Hong LI received Ph.D degree in 1999 in the Institute of Physics, CAS. He is currently a professor in the same institute. He serves as Deputy director of Beijing National Laboratory for Condensed Matter Physics. Hong Li’s research is focused on developing nano-Si/C anode materials for high energy density Li-ion batteries, failure analysis of Li-ion batteries and rechargeable solid metal lithium batteries. Hong Li holds over fifty patents and published 260 peer-reviewed papers with a citation over 16000 times. He is in charge of the “High energy density Li batteries for electrical vehicles” project, a CAS strategic priority research program, and a “Materials and batteries for EV” project, a national key program. He serves as scientific committee member in direction of energy storage for MOST and MIIT. He is regional editor of Solid State Ionics and editor for Energy Storage Science and Technology (A Chinese journal).
Jie Huang1,2, Wenjun Li1,2, Jiaze Lu1, Jiliang Qiu1,Hanyu Xu1, Shigang Ling1, Jieyun Zheng1,2, Huigeng Yu2, Liquan Chen1,2, Hong Li1,2
1Institute of Physics, Chinese Academy of Sciences,Beijing 100190
2Beijing WeLion New Energy Ltd., Beijing, 102402
Developing rechargeable batteries with high energy density, safety, fast charging rate, long cyclic performance and low cost is highly desirable for many applications. Many new solutions seem promising, including 300Wh/kg Li-ion batteries using Si-based anode and Ni-rich cathode, solid lithium batteries, Li-S and Li-air batteries.
In view of commercialization and mass production, any new battery should satisfy all requirements from each application and has one item of outstanding performance at least. In addition, it would be better that the production is compatible with current automatic machines or only a few of machines have to be modified or redesigned. It is alos expected that the production speed is comparable to current level.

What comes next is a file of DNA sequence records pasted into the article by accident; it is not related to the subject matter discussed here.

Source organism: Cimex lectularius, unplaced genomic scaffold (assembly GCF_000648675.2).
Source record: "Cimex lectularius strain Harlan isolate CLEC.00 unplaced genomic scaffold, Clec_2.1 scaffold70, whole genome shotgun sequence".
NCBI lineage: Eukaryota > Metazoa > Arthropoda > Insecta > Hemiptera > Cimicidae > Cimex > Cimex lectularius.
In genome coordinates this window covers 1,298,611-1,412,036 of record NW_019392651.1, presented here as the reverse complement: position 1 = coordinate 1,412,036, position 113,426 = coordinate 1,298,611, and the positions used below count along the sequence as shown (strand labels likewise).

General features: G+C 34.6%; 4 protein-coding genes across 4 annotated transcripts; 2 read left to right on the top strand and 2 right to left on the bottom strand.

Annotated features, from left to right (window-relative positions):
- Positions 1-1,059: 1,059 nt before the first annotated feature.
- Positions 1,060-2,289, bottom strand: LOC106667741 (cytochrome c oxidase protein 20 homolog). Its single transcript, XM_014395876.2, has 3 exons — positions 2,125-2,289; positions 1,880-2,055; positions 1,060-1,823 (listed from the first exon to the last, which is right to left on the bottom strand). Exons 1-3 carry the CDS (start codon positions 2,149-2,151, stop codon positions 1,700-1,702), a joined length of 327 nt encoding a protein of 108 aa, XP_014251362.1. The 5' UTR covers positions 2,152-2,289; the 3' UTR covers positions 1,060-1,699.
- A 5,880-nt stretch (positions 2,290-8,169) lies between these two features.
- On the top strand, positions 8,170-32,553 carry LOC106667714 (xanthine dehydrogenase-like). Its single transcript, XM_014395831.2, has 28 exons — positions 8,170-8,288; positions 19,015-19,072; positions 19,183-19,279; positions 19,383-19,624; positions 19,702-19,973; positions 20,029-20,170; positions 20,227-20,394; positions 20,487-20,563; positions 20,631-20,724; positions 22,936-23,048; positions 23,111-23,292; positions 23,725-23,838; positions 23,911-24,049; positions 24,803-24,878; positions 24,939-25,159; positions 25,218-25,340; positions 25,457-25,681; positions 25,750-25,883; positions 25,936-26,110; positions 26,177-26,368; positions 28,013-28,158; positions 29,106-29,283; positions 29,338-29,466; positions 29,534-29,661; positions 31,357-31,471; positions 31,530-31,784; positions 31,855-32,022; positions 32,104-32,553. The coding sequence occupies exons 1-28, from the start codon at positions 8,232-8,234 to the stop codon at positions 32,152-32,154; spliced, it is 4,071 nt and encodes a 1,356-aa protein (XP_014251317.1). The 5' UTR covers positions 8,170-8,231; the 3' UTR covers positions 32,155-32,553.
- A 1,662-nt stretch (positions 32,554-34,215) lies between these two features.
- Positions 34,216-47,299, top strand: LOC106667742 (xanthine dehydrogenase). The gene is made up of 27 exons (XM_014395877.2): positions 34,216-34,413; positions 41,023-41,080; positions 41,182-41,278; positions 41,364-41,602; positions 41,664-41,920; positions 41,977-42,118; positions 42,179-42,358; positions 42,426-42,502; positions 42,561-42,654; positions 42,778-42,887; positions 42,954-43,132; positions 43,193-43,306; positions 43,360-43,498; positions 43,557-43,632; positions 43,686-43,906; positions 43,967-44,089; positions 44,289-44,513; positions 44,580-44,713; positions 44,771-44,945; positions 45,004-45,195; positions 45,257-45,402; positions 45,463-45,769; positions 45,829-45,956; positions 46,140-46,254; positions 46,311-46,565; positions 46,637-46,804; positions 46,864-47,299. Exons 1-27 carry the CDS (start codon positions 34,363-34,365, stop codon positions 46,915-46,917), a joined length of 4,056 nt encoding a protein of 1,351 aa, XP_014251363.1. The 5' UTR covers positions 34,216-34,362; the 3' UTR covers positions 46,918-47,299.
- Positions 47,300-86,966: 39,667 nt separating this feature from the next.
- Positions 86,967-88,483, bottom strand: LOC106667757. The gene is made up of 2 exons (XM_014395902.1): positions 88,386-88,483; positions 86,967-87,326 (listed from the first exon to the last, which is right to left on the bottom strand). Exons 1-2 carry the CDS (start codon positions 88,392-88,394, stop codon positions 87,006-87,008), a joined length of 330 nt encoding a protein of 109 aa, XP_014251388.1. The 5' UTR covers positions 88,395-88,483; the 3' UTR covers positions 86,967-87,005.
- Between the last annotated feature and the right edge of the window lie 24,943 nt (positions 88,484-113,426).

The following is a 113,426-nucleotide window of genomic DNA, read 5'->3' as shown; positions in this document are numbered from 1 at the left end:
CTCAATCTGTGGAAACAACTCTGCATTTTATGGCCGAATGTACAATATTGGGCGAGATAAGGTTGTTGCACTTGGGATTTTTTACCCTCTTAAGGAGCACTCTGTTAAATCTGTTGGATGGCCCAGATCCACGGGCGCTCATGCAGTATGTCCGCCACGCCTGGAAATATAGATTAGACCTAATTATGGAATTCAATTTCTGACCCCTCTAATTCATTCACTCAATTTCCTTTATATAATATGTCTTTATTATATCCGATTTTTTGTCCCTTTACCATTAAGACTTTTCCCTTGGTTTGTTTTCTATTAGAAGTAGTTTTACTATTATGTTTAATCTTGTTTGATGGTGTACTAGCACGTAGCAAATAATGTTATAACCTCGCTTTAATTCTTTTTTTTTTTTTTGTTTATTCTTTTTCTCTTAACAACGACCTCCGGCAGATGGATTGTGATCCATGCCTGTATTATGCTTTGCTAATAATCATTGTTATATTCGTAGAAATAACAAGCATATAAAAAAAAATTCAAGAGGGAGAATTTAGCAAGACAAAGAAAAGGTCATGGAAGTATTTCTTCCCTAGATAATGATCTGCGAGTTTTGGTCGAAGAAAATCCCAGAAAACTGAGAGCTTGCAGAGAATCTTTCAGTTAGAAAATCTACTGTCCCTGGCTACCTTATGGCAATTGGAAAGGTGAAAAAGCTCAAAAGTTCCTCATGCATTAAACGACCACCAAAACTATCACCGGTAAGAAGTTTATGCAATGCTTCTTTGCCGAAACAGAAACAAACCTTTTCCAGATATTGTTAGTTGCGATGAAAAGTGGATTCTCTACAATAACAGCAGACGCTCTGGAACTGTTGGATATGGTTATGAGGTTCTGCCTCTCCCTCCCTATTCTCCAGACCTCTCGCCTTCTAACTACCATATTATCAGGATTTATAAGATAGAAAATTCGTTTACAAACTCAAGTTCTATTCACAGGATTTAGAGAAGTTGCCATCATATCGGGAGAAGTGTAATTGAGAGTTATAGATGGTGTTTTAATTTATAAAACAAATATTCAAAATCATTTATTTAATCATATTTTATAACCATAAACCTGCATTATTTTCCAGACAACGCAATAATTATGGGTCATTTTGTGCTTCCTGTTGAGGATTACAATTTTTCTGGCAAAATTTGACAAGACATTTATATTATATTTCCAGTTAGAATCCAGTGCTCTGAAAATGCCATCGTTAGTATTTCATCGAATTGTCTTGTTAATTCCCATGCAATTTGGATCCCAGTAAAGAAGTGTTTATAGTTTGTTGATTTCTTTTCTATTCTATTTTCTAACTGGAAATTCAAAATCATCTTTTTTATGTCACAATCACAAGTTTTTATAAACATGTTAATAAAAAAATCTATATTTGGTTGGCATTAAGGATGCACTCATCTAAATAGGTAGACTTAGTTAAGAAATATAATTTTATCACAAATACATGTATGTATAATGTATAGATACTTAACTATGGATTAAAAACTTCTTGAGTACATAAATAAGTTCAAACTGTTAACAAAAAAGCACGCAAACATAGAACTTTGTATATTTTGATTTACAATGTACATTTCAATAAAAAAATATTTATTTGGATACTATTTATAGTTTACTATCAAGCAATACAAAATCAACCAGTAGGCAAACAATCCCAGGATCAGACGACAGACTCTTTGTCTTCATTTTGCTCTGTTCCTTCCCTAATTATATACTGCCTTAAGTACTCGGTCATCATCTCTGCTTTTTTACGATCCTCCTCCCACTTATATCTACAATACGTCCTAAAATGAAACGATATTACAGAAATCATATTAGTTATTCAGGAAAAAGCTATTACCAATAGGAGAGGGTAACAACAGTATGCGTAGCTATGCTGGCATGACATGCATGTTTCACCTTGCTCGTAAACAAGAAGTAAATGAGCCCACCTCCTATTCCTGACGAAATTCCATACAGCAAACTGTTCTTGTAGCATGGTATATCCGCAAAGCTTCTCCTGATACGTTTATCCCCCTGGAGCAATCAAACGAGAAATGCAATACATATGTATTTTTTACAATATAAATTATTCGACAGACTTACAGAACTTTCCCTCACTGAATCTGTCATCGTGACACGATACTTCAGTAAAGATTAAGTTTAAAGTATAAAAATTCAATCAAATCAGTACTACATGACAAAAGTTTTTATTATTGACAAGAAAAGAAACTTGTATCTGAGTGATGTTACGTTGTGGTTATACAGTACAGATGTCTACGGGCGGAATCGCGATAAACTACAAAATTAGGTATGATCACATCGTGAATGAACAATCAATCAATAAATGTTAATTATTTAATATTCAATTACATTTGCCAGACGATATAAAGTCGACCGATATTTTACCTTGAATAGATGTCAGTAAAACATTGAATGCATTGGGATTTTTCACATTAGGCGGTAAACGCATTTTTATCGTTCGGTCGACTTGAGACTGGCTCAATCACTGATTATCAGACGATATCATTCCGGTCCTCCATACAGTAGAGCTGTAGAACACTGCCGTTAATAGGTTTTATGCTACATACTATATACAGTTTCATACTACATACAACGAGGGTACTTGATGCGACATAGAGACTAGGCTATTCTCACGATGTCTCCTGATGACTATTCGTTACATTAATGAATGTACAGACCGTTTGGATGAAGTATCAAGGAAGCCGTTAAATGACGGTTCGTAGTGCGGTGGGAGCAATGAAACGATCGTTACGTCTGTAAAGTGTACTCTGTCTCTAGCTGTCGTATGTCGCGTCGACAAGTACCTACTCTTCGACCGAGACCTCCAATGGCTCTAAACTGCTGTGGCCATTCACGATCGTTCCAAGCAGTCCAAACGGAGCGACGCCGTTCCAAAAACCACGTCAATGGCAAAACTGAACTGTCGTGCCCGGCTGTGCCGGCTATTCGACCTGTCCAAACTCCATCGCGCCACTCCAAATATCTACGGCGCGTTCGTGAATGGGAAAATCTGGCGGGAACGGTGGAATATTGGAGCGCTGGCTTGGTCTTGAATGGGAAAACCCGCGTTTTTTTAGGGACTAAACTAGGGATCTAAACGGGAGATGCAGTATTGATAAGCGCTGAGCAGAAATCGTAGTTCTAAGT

Safety is the top concern for developing high energy density batteries. Li-ion cell containing 15-25wt% nonaqueous electrolyte suffers from thermal runway, which may cause fire and explosion. It is believed that replacing liquid electrolyte with solid electrolyte part or all of them should improve the safety of the cell.
For solid batteries, one of the most difficult challenge is to maintain physical contact during thousands of charging and discharging cycles. This is not so easy since the active particles in anode or cathode will occur large and repeatable volume expansion and contraction. Solid electrolyte phase in cathode and anode should follow the volume variation of active particles, as in the case of liquid cell.
Based on above consideration, we purpose a combined solution, in situ solidifying interface in high energy density lithium batteries. The solid electrolyte interphase will be formed chemically or electrochemically in the cell. Part or all nonaqueous electrolyte will convert into solid electrolyte . Some preliminary results will be reported in this report.
In addition, efforts from CAS EV battery team on developing solid Li-ion, solid metalli lithium, solid Li-S and solid Li-air will be also reported.